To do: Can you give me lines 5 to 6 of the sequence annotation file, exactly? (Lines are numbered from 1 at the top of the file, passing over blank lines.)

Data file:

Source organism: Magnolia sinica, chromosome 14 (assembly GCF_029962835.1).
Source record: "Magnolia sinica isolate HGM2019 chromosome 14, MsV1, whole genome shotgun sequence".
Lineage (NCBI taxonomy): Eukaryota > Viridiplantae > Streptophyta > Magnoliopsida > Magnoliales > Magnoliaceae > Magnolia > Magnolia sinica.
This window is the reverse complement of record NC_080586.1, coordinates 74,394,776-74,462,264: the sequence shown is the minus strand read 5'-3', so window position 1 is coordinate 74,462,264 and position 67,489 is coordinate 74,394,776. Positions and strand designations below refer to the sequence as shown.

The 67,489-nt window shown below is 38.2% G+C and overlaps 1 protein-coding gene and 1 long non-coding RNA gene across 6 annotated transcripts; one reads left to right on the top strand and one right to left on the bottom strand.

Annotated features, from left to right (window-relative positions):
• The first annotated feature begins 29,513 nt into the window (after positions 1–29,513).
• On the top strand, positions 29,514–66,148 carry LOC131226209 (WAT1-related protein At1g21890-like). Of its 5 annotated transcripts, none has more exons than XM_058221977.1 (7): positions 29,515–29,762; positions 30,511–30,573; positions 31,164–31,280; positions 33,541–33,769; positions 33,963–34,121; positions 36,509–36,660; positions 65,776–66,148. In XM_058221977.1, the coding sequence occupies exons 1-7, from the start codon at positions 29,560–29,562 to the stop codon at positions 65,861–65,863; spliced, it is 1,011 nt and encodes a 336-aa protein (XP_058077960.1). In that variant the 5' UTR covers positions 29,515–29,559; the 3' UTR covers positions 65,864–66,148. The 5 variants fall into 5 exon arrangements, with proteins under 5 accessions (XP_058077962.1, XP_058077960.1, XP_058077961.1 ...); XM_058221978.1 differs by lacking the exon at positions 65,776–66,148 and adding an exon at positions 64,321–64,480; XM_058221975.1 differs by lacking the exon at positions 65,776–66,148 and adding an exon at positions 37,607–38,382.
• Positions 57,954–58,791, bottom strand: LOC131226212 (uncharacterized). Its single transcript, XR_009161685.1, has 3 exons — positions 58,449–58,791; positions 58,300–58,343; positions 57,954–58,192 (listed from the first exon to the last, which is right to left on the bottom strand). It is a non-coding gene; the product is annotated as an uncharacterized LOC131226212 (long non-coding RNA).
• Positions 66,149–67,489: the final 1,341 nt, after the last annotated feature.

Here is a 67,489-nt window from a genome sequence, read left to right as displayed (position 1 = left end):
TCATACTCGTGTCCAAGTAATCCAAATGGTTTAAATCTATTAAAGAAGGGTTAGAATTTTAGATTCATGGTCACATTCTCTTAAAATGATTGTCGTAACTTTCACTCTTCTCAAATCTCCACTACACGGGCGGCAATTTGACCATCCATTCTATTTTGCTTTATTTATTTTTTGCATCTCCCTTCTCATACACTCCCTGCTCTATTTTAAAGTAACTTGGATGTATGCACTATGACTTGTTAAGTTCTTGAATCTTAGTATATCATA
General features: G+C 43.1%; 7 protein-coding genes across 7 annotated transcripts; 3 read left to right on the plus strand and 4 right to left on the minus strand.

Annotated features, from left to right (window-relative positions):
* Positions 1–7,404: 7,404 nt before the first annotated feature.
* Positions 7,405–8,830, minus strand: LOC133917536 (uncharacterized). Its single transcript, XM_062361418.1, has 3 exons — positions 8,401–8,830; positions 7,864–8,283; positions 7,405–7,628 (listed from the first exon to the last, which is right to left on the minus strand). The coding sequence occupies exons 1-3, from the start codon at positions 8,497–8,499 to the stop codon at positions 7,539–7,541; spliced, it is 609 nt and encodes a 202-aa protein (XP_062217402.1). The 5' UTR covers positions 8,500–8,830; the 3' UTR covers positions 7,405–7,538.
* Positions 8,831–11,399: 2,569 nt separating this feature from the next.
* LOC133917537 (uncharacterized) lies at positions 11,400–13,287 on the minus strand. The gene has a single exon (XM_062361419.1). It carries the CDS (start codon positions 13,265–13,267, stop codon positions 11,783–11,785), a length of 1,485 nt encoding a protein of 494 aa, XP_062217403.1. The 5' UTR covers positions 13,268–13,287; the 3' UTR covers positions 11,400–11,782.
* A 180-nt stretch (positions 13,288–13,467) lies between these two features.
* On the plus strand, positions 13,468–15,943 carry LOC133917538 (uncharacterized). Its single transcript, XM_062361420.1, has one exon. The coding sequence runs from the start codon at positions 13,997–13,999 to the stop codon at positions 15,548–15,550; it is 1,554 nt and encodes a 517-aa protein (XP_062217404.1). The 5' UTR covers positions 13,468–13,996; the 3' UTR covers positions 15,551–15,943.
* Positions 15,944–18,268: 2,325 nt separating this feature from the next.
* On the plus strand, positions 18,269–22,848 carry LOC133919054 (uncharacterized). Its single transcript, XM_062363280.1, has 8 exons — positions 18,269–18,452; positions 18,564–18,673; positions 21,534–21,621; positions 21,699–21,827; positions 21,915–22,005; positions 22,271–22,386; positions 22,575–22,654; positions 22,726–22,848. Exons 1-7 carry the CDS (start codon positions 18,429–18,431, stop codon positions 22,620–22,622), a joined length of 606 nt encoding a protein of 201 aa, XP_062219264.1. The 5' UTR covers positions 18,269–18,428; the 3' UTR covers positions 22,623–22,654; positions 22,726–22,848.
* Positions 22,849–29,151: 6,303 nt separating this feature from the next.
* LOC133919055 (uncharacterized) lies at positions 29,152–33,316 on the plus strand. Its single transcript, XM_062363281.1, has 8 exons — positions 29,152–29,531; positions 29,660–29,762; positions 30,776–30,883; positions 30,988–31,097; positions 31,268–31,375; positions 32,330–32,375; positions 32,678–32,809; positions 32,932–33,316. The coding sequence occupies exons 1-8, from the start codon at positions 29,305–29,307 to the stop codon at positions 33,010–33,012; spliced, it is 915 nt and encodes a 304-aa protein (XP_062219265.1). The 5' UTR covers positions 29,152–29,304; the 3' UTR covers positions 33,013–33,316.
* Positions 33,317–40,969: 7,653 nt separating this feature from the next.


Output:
The 67,489-nt window shown below is 38.2% G+C and overlaps 1 protein-coding gene and 1 long non-coding RNA gene across 6 annotated transcripts; one reads left to right on the top strand and one right to left on the bottom strand.

Annotated features, from left to right (window-relative positions):